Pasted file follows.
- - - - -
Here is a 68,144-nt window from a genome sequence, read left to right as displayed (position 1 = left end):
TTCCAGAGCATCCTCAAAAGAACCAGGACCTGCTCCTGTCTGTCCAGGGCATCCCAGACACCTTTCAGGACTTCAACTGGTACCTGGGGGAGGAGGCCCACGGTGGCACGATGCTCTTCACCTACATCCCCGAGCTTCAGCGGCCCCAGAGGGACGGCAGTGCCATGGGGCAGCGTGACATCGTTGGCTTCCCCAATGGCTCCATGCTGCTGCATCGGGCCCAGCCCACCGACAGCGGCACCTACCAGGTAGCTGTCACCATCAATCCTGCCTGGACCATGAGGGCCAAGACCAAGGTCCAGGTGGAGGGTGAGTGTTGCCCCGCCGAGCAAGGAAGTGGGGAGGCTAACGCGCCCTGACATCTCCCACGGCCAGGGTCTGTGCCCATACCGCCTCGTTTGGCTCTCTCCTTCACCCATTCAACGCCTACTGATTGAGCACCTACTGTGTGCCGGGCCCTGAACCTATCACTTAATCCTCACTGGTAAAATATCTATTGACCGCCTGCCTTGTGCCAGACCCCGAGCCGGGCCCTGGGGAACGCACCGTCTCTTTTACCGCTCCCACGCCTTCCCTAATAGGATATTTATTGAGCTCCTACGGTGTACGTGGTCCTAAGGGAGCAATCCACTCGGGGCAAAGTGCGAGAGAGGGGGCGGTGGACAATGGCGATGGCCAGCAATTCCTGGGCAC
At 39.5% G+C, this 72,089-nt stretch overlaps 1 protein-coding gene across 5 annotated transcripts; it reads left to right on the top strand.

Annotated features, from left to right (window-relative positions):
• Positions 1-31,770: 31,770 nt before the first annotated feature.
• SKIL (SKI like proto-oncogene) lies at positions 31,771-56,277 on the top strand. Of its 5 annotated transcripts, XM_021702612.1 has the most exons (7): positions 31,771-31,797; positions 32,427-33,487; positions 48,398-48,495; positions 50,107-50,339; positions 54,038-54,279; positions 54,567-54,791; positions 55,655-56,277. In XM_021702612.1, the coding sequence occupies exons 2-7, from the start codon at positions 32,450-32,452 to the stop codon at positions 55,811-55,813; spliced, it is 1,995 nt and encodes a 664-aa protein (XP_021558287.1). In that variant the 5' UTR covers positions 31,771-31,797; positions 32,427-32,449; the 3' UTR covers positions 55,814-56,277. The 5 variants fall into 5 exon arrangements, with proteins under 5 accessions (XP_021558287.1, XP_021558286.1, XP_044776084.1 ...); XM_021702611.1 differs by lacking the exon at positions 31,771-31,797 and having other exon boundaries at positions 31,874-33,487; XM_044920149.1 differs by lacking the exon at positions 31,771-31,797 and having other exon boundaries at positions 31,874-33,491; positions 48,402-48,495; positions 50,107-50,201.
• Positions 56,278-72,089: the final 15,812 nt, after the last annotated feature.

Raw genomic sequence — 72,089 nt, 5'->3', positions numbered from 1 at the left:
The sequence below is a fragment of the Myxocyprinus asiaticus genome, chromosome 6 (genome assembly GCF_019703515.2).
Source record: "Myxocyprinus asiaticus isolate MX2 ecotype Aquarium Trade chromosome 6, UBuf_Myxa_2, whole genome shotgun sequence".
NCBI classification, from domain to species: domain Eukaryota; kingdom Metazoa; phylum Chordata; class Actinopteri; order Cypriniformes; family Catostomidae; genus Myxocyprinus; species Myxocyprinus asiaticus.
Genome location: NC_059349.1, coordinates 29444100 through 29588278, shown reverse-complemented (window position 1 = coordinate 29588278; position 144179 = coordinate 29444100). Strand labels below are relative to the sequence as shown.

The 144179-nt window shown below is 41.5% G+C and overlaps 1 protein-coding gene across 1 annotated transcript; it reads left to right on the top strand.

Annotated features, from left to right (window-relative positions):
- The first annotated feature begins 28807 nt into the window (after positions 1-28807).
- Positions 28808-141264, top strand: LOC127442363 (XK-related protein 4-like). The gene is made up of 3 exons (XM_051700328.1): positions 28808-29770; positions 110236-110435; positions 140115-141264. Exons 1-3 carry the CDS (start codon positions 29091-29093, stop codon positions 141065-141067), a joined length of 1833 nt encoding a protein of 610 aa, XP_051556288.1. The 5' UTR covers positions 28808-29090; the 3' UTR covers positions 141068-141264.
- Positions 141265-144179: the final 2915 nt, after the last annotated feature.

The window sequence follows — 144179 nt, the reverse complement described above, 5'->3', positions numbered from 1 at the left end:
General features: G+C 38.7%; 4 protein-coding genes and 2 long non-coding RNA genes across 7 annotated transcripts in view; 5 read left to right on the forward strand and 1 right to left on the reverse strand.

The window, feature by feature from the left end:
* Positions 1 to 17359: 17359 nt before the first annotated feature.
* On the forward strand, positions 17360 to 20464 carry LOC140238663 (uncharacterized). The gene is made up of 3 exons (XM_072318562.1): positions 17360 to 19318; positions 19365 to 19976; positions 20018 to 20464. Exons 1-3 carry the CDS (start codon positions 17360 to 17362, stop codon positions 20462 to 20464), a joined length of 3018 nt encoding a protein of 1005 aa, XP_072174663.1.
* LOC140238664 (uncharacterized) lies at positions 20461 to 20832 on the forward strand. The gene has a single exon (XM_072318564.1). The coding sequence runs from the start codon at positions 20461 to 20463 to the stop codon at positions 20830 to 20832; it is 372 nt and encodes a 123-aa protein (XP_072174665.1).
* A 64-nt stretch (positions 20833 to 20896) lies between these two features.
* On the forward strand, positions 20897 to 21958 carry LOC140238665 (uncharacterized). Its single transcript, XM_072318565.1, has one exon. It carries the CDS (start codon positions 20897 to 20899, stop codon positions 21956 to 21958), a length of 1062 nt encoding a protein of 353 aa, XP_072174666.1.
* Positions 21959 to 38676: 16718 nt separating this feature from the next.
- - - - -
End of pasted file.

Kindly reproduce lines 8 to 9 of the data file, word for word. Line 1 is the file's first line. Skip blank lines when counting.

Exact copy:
Raw genomic sequence — 72,089 nt, 5'->3', positions numbered from 1 at the left:
The sequence below is a fragment of the Myxocyprinus asiaticus genome, chromosome 6 (genome assembly GCF_019703515.2).